BASED ON the novel by Franz Kafka, THE TRIAL is an intense drama telling the story of Josef K. (Kyle Maclachlan), who, on the morning of his thirtieth birthday, wakes to find himself being placed under arrest. No dull account of prison and punishment, THE TRIAL chronicles the nightmare of Josef K.’s struggle to find the real reason for his unjust conviction. In this interpretation, Kafka’s masterpiece takes a shockingly modern turn. Harold Pinter’s powerful screenplay ensures that the audience understands the power of a fascist state and what took place behind the Iron Curtain for seventy years. Innocent people were charged, found guilty, imprisoned, and even sent to their deaths for crimes they did not commit.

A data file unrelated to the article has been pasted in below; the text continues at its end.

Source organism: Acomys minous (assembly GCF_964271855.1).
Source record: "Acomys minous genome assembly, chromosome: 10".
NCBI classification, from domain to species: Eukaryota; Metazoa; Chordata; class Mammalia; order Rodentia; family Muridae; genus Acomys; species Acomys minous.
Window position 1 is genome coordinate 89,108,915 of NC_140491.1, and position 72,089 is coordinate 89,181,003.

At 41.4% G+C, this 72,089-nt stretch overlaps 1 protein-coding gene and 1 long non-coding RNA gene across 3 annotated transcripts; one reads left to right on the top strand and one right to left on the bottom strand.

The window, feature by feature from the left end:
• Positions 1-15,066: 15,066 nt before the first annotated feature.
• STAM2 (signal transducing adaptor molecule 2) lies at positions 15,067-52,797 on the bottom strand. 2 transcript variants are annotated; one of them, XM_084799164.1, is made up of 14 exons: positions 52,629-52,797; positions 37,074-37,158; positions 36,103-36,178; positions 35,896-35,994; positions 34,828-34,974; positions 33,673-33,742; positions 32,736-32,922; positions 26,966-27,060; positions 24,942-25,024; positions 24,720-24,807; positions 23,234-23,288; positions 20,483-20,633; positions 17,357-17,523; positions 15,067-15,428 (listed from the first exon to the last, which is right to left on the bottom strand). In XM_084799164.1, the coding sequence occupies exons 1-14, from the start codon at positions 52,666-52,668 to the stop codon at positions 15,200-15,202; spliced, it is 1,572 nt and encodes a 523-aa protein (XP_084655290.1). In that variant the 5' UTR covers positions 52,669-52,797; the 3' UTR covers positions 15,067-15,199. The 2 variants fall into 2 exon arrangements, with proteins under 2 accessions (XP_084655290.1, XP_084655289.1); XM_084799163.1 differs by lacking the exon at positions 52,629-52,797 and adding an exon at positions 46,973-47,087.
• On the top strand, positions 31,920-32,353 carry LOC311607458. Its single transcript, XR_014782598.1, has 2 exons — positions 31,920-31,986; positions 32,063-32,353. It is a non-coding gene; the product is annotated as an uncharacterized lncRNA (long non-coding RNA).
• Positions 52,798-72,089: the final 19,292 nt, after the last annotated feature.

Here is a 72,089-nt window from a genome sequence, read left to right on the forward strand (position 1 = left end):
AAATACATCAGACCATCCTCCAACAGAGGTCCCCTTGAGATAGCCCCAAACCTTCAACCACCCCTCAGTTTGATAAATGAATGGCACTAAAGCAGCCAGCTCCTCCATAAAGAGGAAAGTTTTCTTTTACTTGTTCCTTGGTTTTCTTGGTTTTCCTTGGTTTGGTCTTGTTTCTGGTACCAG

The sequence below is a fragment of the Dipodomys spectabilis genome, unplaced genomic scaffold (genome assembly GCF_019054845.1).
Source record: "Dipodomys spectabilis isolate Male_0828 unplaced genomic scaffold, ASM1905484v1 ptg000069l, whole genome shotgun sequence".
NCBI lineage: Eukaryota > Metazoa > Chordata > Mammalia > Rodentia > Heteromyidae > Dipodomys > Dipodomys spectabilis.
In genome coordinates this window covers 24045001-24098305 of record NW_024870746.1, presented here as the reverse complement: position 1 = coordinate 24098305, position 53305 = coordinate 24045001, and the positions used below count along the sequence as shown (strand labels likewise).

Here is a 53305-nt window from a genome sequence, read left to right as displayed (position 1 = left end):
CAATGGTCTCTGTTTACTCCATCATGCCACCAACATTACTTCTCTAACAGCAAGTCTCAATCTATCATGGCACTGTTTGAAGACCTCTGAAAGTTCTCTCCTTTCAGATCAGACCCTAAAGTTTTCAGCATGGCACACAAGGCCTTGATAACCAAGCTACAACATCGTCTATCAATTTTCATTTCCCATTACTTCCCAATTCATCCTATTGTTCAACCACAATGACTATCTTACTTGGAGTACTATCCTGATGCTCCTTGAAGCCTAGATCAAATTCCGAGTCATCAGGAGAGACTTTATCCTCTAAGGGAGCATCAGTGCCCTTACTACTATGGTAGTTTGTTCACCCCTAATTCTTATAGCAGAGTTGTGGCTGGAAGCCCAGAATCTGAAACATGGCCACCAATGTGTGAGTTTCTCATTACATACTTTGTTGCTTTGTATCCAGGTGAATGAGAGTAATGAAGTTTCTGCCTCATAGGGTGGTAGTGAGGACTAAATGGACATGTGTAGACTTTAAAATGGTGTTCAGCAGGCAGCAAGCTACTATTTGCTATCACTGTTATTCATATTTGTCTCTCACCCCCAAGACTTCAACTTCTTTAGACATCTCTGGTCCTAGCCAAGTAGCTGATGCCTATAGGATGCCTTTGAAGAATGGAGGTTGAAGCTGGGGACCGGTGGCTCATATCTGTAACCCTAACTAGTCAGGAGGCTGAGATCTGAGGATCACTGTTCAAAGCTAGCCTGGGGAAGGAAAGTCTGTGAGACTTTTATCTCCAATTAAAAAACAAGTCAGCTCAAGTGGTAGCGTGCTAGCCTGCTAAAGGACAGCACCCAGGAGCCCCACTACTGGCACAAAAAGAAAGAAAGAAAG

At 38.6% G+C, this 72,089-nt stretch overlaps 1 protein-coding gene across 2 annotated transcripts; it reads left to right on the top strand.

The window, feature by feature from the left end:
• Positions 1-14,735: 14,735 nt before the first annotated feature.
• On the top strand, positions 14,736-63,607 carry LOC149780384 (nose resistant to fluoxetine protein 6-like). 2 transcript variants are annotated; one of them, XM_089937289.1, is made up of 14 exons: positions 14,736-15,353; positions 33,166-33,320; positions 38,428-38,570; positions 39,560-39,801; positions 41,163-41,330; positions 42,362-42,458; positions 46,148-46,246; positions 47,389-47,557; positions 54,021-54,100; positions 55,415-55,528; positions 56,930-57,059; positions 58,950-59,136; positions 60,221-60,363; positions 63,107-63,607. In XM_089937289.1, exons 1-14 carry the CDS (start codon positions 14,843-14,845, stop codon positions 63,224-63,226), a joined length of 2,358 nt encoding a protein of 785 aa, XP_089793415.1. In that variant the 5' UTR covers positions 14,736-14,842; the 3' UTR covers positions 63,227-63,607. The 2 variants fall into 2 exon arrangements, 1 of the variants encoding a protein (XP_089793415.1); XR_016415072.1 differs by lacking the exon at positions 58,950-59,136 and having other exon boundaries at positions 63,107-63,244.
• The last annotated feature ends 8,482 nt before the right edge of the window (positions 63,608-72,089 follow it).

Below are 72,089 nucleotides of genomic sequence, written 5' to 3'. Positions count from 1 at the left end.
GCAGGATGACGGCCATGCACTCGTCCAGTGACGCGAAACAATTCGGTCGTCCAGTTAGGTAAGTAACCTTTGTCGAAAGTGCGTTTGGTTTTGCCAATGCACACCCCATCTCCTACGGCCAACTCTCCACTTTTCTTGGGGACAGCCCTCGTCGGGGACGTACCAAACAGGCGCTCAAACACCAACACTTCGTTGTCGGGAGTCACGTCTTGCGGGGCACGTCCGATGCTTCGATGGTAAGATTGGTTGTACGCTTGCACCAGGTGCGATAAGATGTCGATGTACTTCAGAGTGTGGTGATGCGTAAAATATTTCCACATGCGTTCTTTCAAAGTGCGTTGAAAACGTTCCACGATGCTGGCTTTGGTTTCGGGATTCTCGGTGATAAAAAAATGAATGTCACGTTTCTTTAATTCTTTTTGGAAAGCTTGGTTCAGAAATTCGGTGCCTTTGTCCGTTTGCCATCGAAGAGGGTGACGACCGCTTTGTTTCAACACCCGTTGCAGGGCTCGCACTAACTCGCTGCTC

This modern adaptation of THE TRIAL is a superb rendition. The original version, directed by Orson Welles in 1963, was considered by Welles as “the best film I’ve ever made.” This current version compares favorably with Welles’ original and is outstanding in every manner: the acting is superb, the script is almost impeccable and the photography brilliant. It is an outstanding movie, but viewers take caution. Because of the intensity and complexity of the movie, it is recommended for adults only. Children under 16 will have a difficult time understanding the concepts and dynamics of this THE TRIAL.
(AC, H, L, S) This surrealistic, anti-Fascist and anti-Communist story is marred by several expletives and sexual innuendos.